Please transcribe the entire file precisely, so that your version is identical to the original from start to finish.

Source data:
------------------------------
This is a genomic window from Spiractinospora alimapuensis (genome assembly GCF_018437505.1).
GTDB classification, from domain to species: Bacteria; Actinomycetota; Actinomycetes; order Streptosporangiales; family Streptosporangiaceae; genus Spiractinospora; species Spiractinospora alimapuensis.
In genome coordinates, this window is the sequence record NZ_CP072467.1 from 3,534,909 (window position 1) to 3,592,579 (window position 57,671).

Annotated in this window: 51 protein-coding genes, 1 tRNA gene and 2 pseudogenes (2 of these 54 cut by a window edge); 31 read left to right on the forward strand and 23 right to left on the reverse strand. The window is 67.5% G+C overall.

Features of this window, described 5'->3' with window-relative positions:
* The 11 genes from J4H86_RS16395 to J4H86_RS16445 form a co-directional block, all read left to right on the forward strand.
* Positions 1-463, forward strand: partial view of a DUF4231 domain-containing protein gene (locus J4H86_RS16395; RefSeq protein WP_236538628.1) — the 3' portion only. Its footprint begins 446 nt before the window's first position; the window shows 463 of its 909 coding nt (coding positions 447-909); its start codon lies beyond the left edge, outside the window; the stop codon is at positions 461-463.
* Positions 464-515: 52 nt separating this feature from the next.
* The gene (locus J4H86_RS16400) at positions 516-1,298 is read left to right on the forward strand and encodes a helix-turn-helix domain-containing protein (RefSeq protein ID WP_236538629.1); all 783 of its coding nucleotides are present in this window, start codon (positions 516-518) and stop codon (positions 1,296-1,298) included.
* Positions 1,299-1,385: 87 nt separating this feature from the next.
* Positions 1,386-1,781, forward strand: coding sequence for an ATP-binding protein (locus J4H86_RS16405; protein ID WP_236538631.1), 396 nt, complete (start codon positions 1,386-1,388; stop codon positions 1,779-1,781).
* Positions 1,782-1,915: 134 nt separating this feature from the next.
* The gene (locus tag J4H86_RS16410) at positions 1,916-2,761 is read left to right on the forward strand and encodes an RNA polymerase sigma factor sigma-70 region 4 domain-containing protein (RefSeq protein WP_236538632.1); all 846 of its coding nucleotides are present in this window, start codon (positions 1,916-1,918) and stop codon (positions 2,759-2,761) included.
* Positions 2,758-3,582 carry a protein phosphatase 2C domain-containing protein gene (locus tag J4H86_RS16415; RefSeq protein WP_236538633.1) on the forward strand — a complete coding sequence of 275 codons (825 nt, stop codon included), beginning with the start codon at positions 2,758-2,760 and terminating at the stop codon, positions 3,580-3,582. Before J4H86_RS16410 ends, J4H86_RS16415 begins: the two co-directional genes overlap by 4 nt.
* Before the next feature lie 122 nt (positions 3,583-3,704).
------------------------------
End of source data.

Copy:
This is a genomic window from Spiractinospora alimapuensis (genome assembly GCF_018437505.1).
GTDB classification, from domain to species: Bacteria; Actinomycetota; Actinomycetes; order Streptosporangiales; family Streptosporangiaceae; genus Spiractinospora; species Spiractinospora alimapuensis.
In genome coordinates, this window is the sequence record NZ_CP072467.1 from 3,534,909 (window position 1) to 3,592,579 (window position 57,671).

Annotated in this window: 51 protein-coding genes, 1 tRNA gene and 2 pseudogenes (2 of these 54 cut by a window edge); 31 read left to right on the forward strand and 23 right to left on the reverse strand. The window is 67.5% G+C overall.

Features of this window, described 5'->3' with window-relative positions:
* The 11 genes from J4H86_RS16395 to J4H86_RS16445 form a co-directional block, all read left to right on the forward strand.
* Positions 1-463, forward strand: partial view of a DUF4231 domain-containing protein gene (locus J4H86_RS16395; RefSeq protein WP_236538628.1) — the 3' portion only. Its footprint begins 446 nt before the window's first position; the window shows 463 of its 909 coding nt (coding positions 447-909); its start codon lies beyond the left edge, outside the window; the stop codon is at positions 461-463.
* Positions 464-515: 52 nt separating this feature from the next.
* The gene (locus J4H86_RS16400) at positions 516-1,298 is read left to right on the forward strand and encodes a helix-turn-helix domain-containing protein (RefSeq protein ID WP_236538629.1); all 783 of its coding nucleotides are present in this window, start codon (positions 516-518) and stop codon (positions 1,296-1,298) included.
* Positions 1,299-1,385: 87 nt separating this feature from the next.
* Positions 1,386-1,781, forward strand: coding sequence for an ATP-binding protein (locus J4H86_RS16405; protein ID WP_236538631.1), 396 nt, complete (start codon positions 1,386-1,388; stop codon positions 1,779-1,781).
* Positions 1,782-1,915: 134 nt separating this feature from the next.
* The gene (locus tag J4H86_RS16410) at positions 1,916-2,761 is read left to right on the forward strand and encodes an RNA polymerase sigma factor sigma-70 region 4 domain-containing protein (RefSeq protein WP_236538632.1); all 846 of its coding nucleotides are present in this window, start codon (positions 1,916-1,918) and stop codon (positions 2,759-2,761) included.
* Positions 2,758-3,582 carry a protein phosphatase 2C domain-containing protein gene (locus tag J4H86_RS16415; RefSeq protein WP_236538633.1) on the forward strand — a complete coding sequence of 275 codons (825 nt, stop codon included), beginning with the start codon at positions 2,758-2,760 and terminating at the stop codon, positions 3,580-3,582. Before J4H86_RS16410 ends, J4H86_RS16415 begins: the two co-directional genes overlap by 4 nt.
* Before the next feature lie 122 nt (positions 3,583-3,704).